When communities look to revitalize downtowns, they tend to overlook one of the most effective and efficient tools in their revitalization toolbox: arts and culture.
Now, to be fair, the term “arts and culture” takes on many meanings. Some might be the traditional painting, murals, sculptures, statues and so forth. But let’s not limit ourselves. This also can include, theater, music, dance, fountains, exercise forms and food. When a community seeks to carve out its own identity, there is no better way to do that than through its own twist on the arts.
One might go so far as to say that nearly every successful revitalization effort across the country incorporated one or several projects centered around the arts. When one thinks about it, the arts are a creative function, and creativity is a necessary element in reinventing your community. We write often of the heart and soul of a community, and what better way to add the vibrancy that brings out the heart and soul than through adding the arts and culture to your community.
Full disclosure: I am not what I would consider an artist; I am simply a numbers guy. For me to see any benefit, I have to see the numbers associated with a given project and then evaluate if those numbers do indeed present a compelling story. For years, I was an art skeptic, as I couldn’t see how the numbers would add up. But my numbers mentality led me into a trap as I was not taking into consideration or quantifying the intangible benefits of the arts.
While COVID-19 has slowed down events, they will return. One need look no further than a successful concert, a successful art show, a successful play or theater event, a successful food, dance or music festival to begin to piece together a financial picture worth a thousand words. When one factors in the indirect or intangible value to the community derived from those events, one can then begin to better understand or quantify numbers that paint a far different picture.
Here are but a few examples of indirect value:
• When you have an art show that may only break even or even lose a few dollars on the surface, what is the value to the community of tens of thousands dollars changing hands in support of local artists?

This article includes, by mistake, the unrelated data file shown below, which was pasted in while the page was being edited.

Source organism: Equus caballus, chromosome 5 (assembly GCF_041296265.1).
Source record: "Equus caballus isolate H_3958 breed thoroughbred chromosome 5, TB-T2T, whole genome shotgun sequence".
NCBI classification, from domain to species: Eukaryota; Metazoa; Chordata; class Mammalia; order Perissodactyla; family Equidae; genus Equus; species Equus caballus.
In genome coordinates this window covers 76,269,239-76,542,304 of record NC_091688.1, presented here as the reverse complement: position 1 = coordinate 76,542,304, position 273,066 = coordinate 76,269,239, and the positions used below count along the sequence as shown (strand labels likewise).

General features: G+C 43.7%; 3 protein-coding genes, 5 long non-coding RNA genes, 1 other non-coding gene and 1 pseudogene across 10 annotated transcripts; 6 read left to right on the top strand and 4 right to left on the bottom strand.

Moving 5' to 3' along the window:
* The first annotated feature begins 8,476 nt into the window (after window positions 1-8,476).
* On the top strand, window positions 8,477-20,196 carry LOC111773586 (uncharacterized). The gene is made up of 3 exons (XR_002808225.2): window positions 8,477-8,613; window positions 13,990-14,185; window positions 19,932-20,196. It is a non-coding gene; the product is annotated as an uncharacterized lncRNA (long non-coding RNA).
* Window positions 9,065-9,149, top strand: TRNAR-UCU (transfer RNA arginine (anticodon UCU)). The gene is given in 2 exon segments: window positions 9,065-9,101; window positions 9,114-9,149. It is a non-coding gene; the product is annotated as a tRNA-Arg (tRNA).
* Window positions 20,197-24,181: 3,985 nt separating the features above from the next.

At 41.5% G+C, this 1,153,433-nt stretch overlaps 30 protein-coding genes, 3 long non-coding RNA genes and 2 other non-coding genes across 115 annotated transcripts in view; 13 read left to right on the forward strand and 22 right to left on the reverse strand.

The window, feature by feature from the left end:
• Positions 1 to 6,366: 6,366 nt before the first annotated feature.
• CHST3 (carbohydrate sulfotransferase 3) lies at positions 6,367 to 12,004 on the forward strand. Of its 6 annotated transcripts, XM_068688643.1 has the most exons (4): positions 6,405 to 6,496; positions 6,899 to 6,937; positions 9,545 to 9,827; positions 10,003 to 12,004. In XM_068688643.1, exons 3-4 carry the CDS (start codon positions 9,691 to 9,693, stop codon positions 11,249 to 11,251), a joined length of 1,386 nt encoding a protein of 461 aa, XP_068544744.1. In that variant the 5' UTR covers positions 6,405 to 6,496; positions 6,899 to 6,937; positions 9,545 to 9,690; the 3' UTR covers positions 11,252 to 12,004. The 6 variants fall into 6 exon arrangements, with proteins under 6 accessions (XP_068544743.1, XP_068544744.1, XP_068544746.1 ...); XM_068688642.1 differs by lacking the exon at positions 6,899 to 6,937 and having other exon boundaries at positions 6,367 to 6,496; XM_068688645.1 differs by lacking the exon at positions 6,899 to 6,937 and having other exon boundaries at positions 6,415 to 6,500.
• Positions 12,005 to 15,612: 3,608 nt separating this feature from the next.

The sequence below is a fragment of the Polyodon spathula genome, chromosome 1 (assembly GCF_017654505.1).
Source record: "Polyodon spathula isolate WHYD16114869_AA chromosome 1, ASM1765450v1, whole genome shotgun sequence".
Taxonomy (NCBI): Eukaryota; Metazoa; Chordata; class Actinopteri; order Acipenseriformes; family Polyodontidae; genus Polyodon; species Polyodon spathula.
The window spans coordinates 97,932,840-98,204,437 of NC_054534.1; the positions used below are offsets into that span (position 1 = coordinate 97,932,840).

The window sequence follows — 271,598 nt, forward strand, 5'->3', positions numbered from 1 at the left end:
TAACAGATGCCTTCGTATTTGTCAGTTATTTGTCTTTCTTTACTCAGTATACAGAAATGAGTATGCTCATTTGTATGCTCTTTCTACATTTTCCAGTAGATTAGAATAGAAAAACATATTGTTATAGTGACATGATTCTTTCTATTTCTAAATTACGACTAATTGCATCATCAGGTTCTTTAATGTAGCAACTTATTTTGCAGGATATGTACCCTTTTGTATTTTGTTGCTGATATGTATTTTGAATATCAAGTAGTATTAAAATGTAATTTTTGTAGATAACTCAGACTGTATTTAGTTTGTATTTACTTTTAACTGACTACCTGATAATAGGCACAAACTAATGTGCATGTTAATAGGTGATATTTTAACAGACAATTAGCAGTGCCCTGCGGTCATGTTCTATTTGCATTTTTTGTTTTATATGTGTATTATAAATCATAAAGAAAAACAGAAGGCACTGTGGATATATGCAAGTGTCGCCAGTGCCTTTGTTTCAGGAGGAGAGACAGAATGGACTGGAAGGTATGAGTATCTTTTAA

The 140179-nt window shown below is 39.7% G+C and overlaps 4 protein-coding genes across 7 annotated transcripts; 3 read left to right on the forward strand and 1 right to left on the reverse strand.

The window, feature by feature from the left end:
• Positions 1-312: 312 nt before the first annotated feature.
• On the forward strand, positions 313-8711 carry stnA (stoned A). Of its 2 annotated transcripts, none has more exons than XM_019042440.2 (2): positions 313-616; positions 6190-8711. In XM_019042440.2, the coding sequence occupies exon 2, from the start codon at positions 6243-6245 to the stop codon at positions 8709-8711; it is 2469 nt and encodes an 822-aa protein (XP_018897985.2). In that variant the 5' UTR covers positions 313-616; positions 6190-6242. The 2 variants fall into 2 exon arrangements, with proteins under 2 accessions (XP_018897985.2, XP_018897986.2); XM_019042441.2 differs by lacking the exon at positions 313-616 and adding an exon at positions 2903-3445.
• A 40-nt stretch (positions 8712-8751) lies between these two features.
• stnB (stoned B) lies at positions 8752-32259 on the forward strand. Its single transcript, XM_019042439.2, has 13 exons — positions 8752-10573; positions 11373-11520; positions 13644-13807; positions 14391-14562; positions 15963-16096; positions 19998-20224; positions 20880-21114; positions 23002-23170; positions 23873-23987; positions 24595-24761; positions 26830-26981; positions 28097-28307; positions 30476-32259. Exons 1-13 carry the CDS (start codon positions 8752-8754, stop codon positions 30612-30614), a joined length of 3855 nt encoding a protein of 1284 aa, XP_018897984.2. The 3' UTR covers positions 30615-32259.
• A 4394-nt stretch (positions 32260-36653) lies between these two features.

• If a concert breaks even, what is the value of visitors and tourists who attended that event and stayed overnight, bought food and maybe even shopped?
• If you create an arts district, what is the value of the repeated visits by out-of-town visitors to your city?
While those are all somewhat quantifiable, we are still missing an important piece of the puzzle: the creativity and uniqueness aspect that arts and culture bring to your community.
To achieve maximum success, it is the combining of retail and dining experiences with the various components of art and culture that make sense for your community. The combination of those will propel your community to its ultimate level of achievement. One without the other will always leave you short of your potential.
I am still a numbers guy; that hasn’t changed. What has changed is that I now am willing to evaluate the merits of intangible benefits and create an equation in which those are considered. That would be my challenge as well to the arts and culture community. When building your case, build it on the strength of the numbers, not the strength of hope. Hope makes for a very poor business strategy, and relying on hope will only bring despair in today’s economic realities.
There are many intangible assets. Use them to your advantage, and your community will benefit.
John Newby is author of the “Building Main Street, Not Wall Street” column dedicated to helping communities combine synergies with local media companies allowing them to not just survive but to thrive. His email is john@360MediaAlliance.net.